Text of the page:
News

| February 01, 2006

Using Fatality Analysis Reporting System data, the researchers learned 42 percent more fatal crashes happen on rural roads than urban, despite an average of fewer vehicle miles traveled on country roads. Rural fatalities also have a greater likelihood of rollovers and multiple deaths.

In rural areas, large trucks were involved in 37 percent of fatal crashes, compared to only 30 percent in urban areas.

Light trucks, meanwhile, were involved in 10 percent of fatal crashes in rural areas, compared to only 6 percent in urban areas.

Other findings:

  • Head-on crashes are more likely in rural areas.

  • Rural roads posted 55 mph and urban streets posted 35 mph have more fatal crashes than roads with any other speed limit. In fact, rural roads posted 55 mph account for half of all crash fatalities.
  • Maine had the highest percent of rural crashes at 94 percent, followed by Idaho at nearly 84 percent and Kentucky at more than 77 percent. Massachusetts had the least with 20 percent, followed by Connecticut at almost 21 percent and Hawaii at almost 36 percent.

-Jill Dunn


Detroit Diesel Offers Strong Warranties on Remanufactured Engines
Detroit Diesel offers an incentive to buyers of its remanufactured engines and components. “Better warranties,” says Jim Morrow, executive vice president of Detroit Diesel and president of Detroit Diesel Remanufacturing.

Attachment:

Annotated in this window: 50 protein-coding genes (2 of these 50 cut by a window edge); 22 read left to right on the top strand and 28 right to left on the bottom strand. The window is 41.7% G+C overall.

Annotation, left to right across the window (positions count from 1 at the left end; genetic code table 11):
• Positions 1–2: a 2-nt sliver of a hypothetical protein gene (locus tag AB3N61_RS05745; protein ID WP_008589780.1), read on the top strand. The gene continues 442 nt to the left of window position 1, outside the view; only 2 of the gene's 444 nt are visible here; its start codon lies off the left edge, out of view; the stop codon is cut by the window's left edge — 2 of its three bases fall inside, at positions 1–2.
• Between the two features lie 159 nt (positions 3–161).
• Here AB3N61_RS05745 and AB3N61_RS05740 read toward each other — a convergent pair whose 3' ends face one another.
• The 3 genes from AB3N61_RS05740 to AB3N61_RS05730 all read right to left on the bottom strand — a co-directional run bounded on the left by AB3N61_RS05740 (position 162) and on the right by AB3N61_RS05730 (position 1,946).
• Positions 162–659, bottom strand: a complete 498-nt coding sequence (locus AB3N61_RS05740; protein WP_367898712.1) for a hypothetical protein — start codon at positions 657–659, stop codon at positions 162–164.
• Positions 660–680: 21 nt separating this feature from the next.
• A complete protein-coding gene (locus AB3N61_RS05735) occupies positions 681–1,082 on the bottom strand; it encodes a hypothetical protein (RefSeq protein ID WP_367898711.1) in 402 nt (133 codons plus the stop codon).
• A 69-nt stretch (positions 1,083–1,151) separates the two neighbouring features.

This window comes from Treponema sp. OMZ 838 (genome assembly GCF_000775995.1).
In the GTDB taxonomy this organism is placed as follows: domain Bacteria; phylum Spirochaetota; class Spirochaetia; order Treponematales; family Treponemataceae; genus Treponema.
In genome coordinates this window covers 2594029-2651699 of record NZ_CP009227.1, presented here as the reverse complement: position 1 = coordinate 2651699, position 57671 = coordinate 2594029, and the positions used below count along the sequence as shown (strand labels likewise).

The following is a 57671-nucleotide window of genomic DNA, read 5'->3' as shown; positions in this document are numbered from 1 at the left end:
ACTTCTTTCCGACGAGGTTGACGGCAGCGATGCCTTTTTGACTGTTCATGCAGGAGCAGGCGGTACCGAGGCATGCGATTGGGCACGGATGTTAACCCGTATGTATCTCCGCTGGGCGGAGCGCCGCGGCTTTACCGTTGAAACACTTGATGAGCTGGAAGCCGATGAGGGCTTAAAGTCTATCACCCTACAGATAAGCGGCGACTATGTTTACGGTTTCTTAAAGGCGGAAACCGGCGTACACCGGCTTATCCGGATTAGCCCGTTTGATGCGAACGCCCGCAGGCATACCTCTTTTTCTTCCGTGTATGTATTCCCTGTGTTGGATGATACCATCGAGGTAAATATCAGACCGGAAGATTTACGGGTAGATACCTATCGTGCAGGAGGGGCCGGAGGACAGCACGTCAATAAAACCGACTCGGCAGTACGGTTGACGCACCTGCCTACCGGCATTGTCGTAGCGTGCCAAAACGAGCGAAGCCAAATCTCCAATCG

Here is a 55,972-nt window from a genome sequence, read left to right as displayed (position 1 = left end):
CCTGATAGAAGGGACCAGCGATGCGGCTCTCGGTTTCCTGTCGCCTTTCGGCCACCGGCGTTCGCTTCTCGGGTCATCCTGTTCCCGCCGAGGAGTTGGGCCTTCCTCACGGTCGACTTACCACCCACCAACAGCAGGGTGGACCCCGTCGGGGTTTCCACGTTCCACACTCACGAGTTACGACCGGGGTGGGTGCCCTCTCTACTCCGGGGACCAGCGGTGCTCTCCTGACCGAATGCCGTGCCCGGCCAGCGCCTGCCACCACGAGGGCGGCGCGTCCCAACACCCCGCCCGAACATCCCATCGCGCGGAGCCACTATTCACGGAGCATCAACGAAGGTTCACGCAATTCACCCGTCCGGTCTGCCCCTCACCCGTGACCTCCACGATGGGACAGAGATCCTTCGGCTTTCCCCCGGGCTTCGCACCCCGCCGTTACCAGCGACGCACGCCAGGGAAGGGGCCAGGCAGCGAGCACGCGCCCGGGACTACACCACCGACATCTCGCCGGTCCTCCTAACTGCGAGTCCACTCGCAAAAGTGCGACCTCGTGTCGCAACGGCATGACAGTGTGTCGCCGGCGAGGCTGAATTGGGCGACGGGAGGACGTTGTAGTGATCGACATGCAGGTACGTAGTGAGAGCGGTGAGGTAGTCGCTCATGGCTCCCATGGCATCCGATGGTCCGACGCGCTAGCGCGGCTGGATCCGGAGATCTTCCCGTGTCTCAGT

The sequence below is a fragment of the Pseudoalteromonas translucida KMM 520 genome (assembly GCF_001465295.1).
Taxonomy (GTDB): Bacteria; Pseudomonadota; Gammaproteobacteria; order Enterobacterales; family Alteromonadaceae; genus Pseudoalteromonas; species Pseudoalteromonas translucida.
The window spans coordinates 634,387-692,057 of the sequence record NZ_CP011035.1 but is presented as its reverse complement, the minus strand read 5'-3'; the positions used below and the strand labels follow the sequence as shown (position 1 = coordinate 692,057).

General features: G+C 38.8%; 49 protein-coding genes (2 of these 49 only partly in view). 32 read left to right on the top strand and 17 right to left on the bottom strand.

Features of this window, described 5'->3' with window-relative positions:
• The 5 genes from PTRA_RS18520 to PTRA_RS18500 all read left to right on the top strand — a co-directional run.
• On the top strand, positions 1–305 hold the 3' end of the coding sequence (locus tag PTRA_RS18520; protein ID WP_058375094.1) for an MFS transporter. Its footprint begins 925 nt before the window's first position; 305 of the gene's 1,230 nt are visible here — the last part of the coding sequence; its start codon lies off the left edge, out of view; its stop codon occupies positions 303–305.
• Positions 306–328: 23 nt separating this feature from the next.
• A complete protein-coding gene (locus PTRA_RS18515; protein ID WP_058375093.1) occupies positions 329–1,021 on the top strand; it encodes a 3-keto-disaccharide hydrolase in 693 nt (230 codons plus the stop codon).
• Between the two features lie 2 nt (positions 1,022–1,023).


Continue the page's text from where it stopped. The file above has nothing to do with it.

For example, he said, Reliabilt Series 60 engines are covered by a standard two-year/200,000 miles cost-to coast warranty. In addition, three-year/500,000 miles extended service coverage plans are available.

Many independent engine rebuilders are unable to provide nationwide warranty coverage, said Morrow.

“With our Reliabilt products customers enjoy the original equipment quality and peace-of-mind they’ve come to expect from Detroit Diesel Corporation,” said Morrow.

DDC says it totally remanufactures engines, returning them to the latest blueprint specifications and testing them to original equipment standards. “The typical rebuilt engine,” said Morrow, “is only repaired to the level of failure. That means any components beyond this level are left intact.

“In the short run, a rebuilt engine may seem like the less expensive route to take. But in general, a rebuild will require more downtime that a remanufactured swing engine,” said Morrow. “This means more time out of service.”
- John Latta


Pennsylvania Gets Tagged for Worst Roads
For the second consecutive year and the fifth time in a decade, truckers say Pennsylvania has the worst roads in the country, according to the annual Highway Report Card survey conducted by Overdrive, sister publication of Truckers News.

Among the chief complaints: the conditions of the Pennsylvania Turnpike, I-78 and I-80 and poor signage. Owner-operator Bernard Linkhauer said Keystone State highways “will beat and bang you around.” The Pittsburgh-area resident said repairs along the turnpike amount to a Band-Aid. “It looks good, and it lasts a little while, but then it’s back to square one.”

For the second year in a row, the Lone Star state shines with the best roads. Not all truckers agree, though. I-35 to San Antonio “will tear your equipment up,” said Texan Judy Selzer.

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